The Divides that Bind: How Farmers are Indelibly Linked to the Cause of Civil Rights

This fall will mark 10 years since I began maintaining this blog. The year 2010 was a poignant one for farmers anticipating the potentially negative effects of new federal food safety legislation, and I began blogging with an assertion that it was no longer sufficient for farmers to merely work hard and continue pumping out the good food we all need to stay nourished and healthy. I supposed that farmers must also be productive in another sense, that they should be ready to tell their stories, making the case in written form and other creative ways for a return to agricultural values across the full spectrum of our society, including the stubborn divides that helped to drive food safety and security debates at the time.

I feel the same a decade later, but now understand there is much more at stake than I had previously imagined. In 2010 we were still anticipating that many aspects of life would improve by the year 2020, which turns out to have been wishful thinking at best (see my previous blog post). Today our society is beset by a host of afflictions that may seem coincidental but are actually reflections of each other. Whether talking about the current pandemic, climate change, economic disparities, rampant chronic disease or the political strife now filling our airwaves and social media, these are really all different aspects of the same dysfunctional human condition, and the sooner farmers recognize and understand their critical role in this drama, the better.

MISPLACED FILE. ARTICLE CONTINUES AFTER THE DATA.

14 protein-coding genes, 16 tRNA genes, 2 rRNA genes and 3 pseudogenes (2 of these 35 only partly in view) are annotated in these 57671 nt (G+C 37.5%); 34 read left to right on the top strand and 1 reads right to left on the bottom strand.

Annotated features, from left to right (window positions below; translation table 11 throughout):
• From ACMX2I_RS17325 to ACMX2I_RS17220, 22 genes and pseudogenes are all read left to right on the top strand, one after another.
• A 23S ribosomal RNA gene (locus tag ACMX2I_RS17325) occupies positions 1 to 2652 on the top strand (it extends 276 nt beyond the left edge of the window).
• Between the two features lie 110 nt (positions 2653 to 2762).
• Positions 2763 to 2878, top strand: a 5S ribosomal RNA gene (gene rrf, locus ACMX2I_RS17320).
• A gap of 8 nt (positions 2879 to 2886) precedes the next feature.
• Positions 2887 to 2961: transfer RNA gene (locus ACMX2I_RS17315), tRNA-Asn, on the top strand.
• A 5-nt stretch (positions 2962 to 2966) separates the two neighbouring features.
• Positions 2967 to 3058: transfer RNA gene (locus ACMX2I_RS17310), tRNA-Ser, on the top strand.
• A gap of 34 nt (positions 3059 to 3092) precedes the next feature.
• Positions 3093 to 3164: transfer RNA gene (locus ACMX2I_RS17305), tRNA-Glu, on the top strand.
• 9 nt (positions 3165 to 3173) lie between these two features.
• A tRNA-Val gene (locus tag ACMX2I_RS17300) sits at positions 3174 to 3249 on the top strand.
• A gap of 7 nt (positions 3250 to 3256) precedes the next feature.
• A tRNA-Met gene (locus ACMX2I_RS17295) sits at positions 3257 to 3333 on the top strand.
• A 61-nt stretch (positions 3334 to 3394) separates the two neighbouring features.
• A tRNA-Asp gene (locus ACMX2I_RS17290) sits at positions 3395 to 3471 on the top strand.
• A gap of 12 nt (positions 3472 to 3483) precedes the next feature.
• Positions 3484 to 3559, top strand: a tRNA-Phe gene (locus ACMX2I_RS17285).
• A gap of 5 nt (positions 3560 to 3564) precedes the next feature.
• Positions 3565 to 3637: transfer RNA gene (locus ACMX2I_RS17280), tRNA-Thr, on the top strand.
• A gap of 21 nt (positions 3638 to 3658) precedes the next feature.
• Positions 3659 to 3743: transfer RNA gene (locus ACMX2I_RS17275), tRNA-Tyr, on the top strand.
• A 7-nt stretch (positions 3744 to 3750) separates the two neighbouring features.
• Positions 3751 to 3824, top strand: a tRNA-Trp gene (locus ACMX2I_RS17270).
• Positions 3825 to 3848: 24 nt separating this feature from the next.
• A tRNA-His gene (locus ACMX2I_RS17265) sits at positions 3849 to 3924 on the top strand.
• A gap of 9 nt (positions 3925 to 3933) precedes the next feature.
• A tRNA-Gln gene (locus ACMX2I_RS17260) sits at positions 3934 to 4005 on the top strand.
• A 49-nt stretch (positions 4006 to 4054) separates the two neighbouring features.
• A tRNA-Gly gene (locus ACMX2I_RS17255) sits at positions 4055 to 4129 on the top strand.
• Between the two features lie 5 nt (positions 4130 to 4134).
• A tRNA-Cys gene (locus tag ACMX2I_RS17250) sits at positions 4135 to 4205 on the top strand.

Public speaking is one of my favorite things to do, though I fret and suffer physically in preparation for such opportunities. For several years now I’ve made the case to various audiences that our food system is disadvantaged by its colonial roots and an assumption of the essentially free land and free labor that had been taken from other peoples along the way. I am not the first speaker to make this case, nor hardly the best or most qualified to do so. As time goes by I notice that audiences are more receptive to this message, but confess my own avoidance of the topic in front of audiences that include conventional farmers.  My fear has been that many farmers would fail to get beyond a misinterpretation that I am accusing them of somehow stealing land and labor for their own benefit. But that was never the point, and the time for such reticence on my part has passed.